NoSQL Database for Remote Working
by Oren Eini
Cronos, Sky2, chose RavenDB NoSQL database to make remote working feel cozy.
By March 2020, thousands of people suddenly found themselves working from home. While Cronos effectively handled the IT challenges to adapt, there was one problem nobody could anticipate.
Who would expect an employee to be less comfortable working in their own home than at the office?
There was a productivity gap in employees using the same chairs to perform their duties where they binged watched reruns of Grey's Anatomy. They encouraged employees to purchase new desks and chairs that created a more focused work environment.
They also offered laptops, stationery, and all the basics one needs to turn a piece of their home into their private workspace.
Their data scaled to the point that they quickly reaching the limits of their relational database.
Immediate Needs to Scale and Simplify
The make your own office concept was novel. The challenge was people moving from branch to branch, even from daughter company to daughter company.
This made things hairy.
One employee would purchase a computer, table, and chair, making their home office a fixed location. They would move from project to project, working for different legal entities within the same company.
They are moving locations while staying in the same place.
Their paperwork has to go from one space in the system to another.
They already had over 500 tables to track employee names, addresses, IDs, department, desk type, chair type, etc. Moving from one project to another meant creating new IDs, moving the inventory of the office desk, chairs, and computers from one business to another, and reassigning increases and decreases in local budgets to accommodate new employees.
This risked creating even more tables while making things too complicated with employees using different IDs existing as different people in different tables.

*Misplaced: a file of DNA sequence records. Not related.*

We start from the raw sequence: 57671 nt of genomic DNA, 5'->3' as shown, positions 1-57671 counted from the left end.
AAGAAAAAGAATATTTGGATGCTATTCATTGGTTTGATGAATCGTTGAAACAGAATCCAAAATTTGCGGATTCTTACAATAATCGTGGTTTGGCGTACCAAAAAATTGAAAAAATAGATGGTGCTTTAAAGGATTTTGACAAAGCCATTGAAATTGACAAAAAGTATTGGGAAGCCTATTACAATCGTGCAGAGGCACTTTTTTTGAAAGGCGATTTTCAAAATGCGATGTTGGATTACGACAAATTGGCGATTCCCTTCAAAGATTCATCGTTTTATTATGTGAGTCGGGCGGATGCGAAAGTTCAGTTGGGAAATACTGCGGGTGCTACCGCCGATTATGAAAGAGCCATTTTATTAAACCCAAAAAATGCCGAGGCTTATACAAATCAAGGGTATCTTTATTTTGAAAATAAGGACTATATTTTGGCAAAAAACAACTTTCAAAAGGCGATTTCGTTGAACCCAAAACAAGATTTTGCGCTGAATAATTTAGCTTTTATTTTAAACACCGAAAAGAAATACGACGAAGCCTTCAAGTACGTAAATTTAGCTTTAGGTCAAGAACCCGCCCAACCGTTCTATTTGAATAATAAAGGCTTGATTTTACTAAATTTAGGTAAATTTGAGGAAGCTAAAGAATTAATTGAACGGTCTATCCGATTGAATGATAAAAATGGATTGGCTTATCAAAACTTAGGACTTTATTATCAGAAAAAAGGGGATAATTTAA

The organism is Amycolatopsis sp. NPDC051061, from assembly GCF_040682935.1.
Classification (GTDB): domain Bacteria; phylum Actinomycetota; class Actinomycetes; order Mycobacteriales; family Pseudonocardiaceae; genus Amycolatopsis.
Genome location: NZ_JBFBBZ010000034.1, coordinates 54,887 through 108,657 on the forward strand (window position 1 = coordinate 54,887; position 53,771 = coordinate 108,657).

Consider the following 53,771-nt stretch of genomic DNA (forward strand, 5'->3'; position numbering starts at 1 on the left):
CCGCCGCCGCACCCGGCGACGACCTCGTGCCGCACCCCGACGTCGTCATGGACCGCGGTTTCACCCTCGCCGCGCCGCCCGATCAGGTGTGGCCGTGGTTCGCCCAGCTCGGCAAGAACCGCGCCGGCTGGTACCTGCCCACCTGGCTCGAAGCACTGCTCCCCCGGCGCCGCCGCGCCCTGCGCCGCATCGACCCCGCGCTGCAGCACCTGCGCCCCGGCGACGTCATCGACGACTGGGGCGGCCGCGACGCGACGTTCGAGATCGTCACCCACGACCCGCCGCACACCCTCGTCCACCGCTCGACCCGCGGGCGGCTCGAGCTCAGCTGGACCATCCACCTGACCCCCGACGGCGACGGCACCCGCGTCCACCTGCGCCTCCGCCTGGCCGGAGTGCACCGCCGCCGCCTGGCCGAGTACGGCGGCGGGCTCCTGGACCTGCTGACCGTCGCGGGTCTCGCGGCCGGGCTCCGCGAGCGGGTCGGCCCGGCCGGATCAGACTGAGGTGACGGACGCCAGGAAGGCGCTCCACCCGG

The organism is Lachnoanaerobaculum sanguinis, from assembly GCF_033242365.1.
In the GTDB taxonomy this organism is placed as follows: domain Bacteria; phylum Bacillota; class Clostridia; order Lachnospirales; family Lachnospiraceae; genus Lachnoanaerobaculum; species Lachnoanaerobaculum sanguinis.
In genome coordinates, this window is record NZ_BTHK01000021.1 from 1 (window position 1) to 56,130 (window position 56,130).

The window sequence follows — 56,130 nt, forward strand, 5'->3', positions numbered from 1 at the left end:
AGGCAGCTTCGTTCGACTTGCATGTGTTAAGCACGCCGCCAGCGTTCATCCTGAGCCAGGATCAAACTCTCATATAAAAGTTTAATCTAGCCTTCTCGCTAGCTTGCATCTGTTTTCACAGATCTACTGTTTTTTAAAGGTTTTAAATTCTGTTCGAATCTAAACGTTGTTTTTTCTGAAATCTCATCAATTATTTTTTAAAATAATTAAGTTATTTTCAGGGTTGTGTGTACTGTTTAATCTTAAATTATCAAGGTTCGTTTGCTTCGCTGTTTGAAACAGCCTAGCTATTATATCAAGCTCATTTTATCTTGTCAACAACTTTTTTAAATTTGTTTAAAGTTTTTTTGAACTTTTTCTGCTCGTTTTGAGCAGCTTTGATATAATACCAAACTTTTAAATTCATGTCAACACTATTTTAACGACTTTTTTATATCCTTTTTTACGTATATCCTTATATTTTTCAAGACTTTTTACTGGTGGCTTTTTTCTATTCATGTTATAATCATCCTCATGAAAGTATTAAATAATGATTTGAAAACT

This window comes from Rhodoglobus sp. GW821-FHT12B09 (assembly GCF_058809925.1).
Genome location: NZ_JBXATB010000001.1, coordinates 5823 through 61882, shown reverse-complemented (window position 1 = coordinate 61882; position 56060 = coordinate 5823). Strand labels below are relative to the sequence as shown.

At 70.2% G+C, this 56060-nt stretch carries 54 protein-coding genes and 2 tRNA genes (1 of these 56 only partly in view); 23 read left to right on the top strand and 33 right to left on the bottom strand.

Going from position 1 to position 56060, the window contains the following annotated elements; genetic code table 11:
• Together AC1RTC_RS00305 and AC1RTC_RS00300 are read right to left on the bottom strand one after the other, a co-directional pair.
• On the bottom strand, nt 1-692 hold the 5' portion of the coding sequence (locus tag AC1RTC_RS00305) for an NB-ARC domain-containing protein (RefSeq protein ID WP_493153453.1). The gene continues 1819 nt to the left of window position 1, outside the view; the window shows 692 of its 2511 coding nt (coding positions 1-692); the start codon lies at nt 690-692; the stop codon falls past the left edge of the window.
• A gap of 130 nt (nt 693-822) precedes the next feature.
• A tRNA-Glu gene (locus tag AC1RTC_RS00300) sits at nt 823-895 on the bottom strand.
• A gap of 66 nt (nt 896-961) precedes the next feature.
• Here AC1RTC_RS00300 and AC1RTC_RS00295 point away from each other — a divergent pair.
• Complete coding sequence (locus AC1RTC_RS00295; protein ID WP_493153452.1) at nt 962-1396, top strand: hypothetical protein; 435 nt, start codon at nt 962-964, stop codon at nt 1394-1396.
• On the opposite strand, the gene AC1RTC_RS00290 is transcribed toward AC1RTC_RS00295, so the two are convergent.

Data systems kept scaling out in the form of more tables, fields, and volume of data. Whenever anything new was added, it broke a piece of the system.
Something had to be done to allow comfortable remote working.
Moving from an SQL Monolith to a Document Driven Distributed Architecture Resulted in Massive Performance Gains
To store everything about an employee in a single place, all the data was migrated to the RavenDB NoSQL Database.
Using RavenDB and the RQL query language was easy. There were plenty of webinars, use cases, and documentation that was simple to read. The RavenDB setup wizard got them up and running in minutes.
RavenDB's automatic index feature made sure everything had its own index. Documents made the data easier to find, and RavenDBs native full-text search reduced the need for external addons.
When someone made a data query, their legacy SQL systems took up to 30 seconds to return the answer. In many cases, the user got timed out.
Once they moved to RavenDB, query times dropped to one second or less.
The effort involved in changing over to a document model paid out in spades.
The development team ware experts in SQL, using the old school technology for decades. The biggest challenge was to retrain their minds to think in document data modeling.
As a schemaless database, RavenDB enabled them to perform all the trial and error necessary to get to a point where they were experts in document data models.
The cost of exceptions was minimal.
After using the new system for two months, they became very comfortable with the new way of organizing data.
RavenDB Features Made a Huge Difference
Some of the features of RavenDB gave this project an additional boost in ROI:
Data expiration. Local regulations demand certain data be kept for four weeks. They use this feature to clean out parts of their database to comply with local ordinance. To maintain GDPR European guidelines, other data can be held for years.
Attachments. Other regulations required employees to declare that their work computers being used at home were used exclusively for work. If there were any personal use on these machines, they would get taxed. Employees had to sign statements that they were using their work resources for work. RavenDB was able to store these attachments inside an employees' document.